• It contains only one or single process that represents the entire system and shows the external entities and the data flows between them and the system.
    • Level 0 DFD:
      • Level 0 DFD is also known as the fundamental system model.
      • This level represents the main processes of the system and the data flows between them.
      • It is a more detailed view of the system than the context-level DFD.
      • It expands the context diagram into more detailed processes, data stores, and data flows. It breaks down the single process of the context diagram into several subprocesses.
    • Level 1 DFD:
      • This level breaks down the processes of the level 0 DFD into more detailed sub-processes. Each sub-process represents a more detailed description of the process and shows the data flow between the sub-processes.
      • It shows the functional decomposition of the system and the data flows between the sub-processes.
    • Level 2 DFD:
      • This level of DFD further decomposes the sub-processes of Level 1 DFD into their respective sub-sub-processes. This level of DFD provides a more detailed view of the system and shows how the data flows between the sub-processes.
      • It provides a more detailed view of the system processes and data flows.
    • Level 3 DFD:
      • This is practically the lowest level of DFD and provides the most detailed view of the system processes and data flows.
      • It shows the processes and data flows that make up the sub-processes of the level 2 DFD.
  • The 1, 2, and 3 levels provide even more detail by breaking down processes from the previous level into smaller sub-processes. The decomposition continues until sufficient detail is provided to understand the system’s functionality.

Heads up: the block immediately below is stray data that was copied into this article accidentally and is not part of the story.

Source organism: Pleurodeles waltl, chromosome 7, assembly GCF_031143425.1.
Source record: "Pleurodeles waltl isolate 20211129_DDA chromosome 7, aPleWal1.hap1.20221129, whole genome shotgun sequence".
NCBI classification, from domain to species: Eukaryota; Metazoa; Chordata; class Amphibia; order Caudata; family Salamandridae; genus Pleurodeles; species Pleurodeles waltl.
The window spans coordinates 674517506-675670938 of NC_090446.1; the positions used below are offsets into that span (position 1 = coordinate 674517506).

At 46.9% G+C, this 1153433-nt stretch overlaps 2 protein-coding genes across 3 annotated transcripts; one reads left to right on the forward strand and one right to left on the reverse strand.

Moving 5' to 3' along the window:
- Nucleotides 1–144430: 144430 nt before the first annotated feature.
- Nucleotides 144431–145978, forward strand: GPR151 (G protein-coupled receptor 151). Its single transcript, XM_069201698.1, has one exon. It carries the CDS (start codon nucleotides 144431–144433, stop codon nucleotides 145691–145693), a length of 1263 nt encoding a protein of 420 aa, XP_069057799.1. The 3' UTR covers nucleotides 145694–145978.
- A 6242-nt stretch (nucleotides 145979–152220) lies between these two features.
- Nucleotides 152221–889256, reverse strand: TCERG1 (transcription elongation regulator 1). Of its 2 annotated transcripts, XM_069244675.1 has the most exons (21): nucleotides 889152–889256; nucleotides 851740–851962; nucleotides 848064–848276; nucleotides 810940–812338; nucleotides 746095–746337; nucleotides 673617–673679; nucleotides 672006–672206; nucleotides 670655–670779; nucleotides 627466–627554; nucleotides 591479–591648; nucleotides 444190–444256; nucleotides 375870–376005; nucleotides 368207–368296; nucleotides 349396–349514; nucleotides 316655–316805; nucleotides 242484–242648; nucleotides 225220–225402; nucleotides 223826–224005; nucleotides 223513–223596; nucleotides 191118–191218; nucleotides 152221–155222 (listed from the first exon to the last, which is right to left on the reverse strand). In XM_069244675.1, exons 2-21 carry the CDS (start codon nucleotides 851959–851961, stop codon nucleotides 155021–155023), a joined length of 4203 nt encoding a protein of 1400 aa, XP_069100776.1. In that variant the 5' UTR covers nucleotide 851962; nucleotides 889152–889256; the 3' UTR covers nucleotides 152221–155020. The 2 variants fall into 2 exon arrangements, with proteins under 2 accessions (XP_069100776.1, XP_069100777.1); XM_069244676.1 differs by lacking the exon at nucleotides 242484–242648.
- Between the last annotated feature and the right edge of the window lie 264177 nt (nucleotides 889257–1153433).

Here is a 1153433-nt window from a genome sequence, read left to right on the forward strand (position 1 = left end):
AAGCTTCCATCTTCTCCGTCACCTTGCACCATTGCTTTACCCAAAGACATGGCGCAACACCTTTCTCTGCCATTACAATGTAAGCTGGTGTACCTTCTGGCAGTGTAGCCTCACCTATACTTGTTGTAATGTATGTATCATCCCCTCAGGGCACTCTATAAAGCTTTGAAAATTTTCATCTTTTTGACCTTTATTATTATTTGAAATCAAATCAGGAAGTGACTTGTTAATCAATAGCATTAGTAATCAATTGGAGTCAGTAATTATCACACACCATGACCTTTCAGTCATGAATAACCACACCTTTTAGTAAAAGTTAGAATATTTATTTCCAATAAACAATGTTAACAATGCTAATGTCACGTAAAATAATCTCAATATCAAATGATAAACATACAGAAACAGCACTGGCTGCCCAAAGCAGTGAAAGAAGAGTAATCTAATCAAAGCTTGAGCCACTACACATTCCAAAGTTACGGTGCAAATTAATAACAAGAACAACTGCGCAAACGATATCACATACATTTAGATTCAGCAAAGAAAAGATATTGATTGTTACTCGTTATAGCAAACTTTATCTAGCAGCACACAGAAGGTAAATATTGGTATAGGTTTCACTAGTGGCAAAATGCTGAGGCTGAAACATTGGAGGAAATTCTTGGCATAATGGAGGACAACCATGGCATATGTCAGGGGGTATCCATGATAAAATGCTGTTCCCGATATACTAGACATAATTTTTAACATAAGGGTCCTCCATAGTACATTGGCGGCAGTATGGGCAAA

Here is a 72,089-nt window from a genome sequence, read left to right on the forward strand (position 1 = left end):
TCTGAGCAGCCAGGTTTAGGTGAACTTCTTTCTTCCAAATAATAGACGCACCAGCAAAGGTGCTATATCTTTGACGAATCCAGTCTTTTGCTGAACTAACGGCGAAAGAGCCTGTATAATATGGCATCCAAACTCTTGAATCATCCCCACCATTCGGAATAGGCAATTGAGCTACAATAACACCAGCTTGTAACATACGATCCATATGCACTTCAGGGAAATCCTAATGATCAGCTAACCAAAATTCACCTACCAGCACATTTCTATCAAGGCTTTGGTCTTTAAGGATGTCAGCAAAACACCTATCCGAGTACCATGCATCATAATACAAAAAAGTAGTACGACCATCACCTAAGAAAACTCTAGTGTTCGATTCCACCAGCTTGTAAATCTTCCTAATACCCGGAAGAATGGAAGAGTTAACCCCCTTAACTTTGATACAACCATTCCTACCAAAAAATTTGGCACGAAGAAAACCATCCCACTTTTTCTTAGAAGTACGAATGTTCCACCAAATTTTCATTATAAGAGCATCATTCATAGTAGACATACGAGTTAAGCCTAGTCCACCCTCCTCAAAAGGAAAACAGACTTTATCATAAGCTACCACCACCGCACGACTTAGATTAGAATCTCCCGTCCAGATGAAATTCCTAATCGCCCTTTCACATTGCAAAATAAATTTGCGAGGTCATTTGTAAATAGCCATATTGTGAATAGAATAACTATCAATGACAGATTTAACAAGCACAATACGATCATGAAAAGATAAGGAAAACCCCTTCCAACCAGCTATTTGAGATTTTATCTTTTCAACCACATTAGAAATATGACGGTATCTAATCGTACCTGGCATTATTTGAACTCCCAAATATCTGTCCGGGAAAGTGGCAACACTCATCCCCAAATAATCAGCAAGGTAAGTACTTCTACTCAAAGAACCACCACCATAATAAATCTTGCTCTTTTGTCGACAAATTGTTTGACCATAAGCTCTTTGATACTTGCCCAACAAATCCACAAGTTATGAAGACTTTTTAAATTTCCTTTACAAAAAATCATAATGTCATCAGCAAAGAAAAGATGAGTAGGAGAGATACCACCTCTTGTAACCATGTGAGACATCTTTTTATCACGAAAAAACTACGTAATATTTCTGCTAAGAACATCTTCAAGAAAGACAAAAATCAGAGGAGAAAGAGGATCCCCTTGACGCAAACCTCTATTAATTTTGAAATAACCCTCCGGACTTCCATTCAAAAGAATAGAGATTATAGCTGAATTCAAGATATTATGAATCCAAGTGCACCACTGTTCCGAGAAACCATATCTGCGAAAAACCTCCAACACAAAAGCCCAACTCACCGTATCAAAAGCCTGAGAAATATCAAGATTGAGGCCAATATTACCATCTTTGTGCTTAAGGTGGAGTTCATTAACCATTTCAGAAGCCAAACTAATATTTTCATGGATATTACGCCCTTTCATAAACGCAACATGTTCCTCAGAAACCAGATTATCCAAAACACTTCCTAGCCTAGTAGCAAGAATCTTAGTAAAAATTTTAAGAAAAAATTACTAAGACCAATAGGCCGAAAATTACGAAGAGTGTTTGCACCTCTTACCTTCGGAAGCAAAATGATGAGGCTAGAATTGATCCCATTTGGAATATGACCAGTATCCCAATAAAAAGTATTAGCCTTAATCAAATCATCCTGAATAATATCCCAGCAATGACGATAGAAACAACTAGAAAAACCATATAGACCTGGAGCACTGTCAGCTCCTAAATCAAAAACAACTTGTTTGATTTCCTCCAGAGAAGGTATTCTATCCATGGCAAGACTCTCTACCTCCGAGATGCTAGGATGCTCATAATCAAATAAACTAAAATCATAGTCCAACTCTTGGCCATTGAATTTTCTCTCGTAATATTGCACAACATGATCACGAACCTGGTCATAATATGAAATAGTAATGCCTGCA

• The different levels of DFDs allow for a progressive and detailed understanding of the system being modeled, from a high-level overview to a more granular view of the processes and data flows.

Benefits of DFD

  • DFDs provide a clear and detailed representation of the system’s functionality by breaking down the system into manageable processes and showing the interactions between data stores and external entities.
  • DFDs provide a clear and straightforward visual representation of data flow within a system, making it easier for stakeholders to understand system processes and interactions.
  • They serve as excellent documentation tools, providing a comprehensive view of the system’s data processing.
  • By visualizing data flow, DFDs help identify inefficiencies, redundancies, and potential issues within the system.
  • They facilitate better communication among stakeholders, developers, and designers by providing a common visual language.

Use/Application of DFD

  • Data flow diagrams are commonly used in software engineering and systems analysis to model business processes and information systems.
  • DFD is useful for identifying potential bottlenecks and inefficiencies in a system, as well as for documenting and communicating how a system works.
  • DFDs are useful for analyzing and designing systems, as they help to identify potential bottlenecks, redundancies, and other issues related to the flow of data.
  • DFD can also be used to communicate system requirements and specifications to stakeholders, such as developers, designers, and business analysts.
  • DFDs are used to visualize and analyze the movement of data through a system, making it easier to understand the system’s functionality and processes.